Video Game Addiction a Mental Disorder, WHO Says

Category: Health


Unlocking Word Meanings

Read the following words/expressions found in today’s article.

  1. put (someone/something) on the back burner / ˈpʊt ˈɑːn ðə ˈbæk ˈbɚnɚ / (idiom) – to not prioritize someone/something

    I put my plans of buying a car on the back burner because I do not have enough money yet.

  2. manifest / ˈmænəˌfɛst / (v) – to become obvious because of signs

    His anxiety first manifested in the form of constant sweating.

  3. ill-equipped / ɪl-ɪˈkwɪpt / (adj) – lacking the skill to do something

    I am ill-equipped to become an athlete because I am physically weak.

  4. indication / ˌɪndəˈkeɪʃən / (n) – a sign or symptom

    Loss of interest in daily activities is an indication of depression.

  5. underlying / ˌʌndɚˈlajɪŋ / (adj) – hidden and hard to discover

    It took five days for the doctors to find out the underlying cause of her headache.


Read the text below.

The World Health Organization (WHO) now considers video game addiction a mental health disorder.

The WHO listed the addiction as “gaming disorder” to the latest version of its International Classification of Diseases (ICD). The ICD is a guide for doctors and researchers to keep track of and identify illnesses.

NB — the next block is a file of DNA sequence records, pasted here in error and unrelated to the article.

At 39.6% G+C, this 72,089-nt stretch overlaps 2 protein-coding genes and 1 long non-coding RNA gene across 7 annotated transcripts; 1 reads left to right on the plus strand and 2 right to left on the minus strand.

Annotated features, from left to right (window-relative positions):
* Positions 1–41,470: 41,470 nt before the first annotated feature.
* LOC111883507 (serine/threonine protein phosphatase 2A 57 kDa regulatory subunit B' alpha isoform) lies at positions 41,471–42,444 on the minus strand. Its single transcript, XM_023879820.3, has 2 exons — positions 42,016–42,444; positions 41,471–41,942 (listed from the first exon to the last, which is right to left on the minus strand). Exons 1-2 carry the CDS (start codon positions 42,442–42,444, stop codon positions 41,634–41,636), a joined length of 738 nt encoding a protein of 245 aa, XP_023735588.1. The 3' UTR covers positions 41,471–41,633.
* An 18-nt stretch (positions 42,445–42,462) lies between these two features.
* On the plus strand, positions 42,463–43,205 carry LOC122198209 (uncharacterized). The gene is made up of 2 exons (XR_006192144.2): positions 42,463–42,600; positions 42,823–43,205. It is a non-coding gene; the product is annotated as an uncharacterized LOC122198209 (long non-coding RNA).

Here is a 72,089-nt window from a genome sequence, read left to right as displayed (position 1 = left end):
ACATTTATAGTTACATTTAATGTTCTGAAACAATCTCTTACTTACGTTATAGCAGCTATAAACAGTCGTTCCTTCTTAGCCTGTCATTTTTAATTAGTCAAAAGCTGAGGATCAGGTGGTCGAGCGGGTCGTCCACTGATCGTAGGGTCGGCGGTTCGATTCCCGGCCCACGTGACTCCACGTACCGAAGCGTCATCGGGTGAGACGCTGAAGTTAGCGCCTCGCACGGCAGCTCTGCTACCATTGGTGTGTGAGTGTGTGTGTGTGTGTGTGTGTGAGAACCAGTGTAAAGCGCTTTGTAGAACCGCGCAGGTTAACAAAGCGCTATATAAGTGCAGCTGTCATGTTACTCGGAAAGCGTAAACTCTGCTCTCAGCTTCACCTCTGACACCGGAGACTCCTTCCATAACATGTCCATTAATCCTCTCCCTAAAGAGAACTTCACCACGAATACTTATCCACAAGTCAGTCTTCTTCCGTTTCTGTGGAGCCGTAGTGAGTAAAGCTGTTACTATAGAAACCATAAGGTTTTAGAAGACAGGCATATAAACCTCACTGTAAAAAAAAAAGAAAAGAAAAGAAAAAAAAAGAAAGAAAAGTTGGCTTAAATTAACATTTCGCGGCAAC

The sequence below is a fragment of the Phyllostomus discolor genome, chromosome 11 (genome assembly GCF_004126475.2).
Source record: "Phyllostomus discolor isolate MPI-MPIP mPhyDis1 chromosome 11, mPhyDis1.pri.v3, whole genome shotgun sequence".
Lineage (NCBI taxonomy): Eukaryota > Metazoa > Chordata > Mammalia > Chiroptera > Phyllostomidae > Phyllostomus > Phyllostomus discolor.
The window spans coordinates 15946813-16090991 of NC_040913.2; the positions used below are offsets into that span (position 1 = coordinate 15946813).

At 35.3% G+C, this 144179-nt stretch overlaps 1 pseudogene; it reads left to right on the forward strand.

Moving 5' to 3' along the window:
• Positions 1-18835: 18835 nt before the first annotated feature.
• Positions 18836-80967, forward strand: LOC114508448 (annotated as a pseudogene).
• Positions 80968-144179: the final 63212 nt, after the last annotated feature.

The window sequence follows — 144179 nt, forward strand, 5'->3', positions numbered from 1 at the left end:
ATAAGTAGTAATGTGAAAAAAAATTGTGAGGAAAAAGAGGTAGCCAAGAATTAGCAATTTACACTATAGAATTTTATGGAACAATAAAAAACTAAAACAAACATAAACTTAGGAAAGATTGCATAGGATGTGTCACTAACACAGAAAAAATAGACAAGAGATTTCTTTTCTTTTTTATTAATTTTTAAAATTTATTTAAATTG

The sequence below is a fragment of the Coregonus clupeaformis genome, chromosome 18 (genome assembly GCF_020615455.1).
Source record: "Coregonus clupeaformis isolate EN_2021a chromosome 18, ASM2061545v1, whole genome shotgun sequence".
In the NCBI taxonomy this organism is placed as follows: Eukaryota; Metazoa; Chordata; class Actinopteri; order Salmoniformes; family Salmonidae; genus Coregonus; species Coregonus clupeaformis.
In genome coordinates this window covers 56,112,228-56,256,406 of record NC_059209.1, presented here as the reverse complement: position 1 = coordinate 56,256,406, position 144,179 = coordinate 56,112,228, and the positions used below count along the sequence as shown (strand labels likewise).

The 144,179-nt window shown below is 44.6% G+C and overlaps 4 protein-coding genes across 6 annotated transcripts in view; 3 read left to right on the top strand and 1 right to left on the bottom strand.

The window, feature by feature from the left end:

As described in the ICD, people with gaming disorder display weak control over the frequency, duration, and intensity of playing video games. They also put their hobbies, family, work, or school on the back burner and ignore the negative consequences of their addiction. To be classified as a gaming disorder, the aforementioned symptoms must manifest in a person for at least a year.

In the United States, treatment facilities and camps for gaming addiction are rare and expensive. The professionals who handle cases of game addiction are ill-equipped because they are only exposed to patients with anxiety and alcoholism.

By adding gaming disorder to the ICD, the WHO is hopeful that health experts will pay more attention to the condition and develop better treatment and preventive measures. Additionally, the organization hopes that insurance companies will be open to covering the costs of gaming disorder treatments.

However, many researchers and mental health professionals are skeptical about WHO’s decision. They claimed that there is insufficient research to support gaming addiction as a legitimate mental disorder.

Some explained that it is dangerous to think that gaming addiction is a disorder in itself. They pointed out that the addiction may be an indication of more serious mental disorders like depression and anxiety. These underlying disorders may be overlooked if mental health professionals focus only on treating gaming addiction alone.

Viewpoint Discussion

Enjoy a discussion with your tutor.

Discussion A

• Do you agree with the WHO’s decision to consider video game addiction as a mental health disorder? Why or why not?
• In your opinion, should the WHO also pay more attention to other tech-related addictions (e.g. social media addiction)? Explain.

Discussion B

• Should video game companies be accountable for gaming addiction? Discuss.
• What can video game companies do to help people with gaming addiction?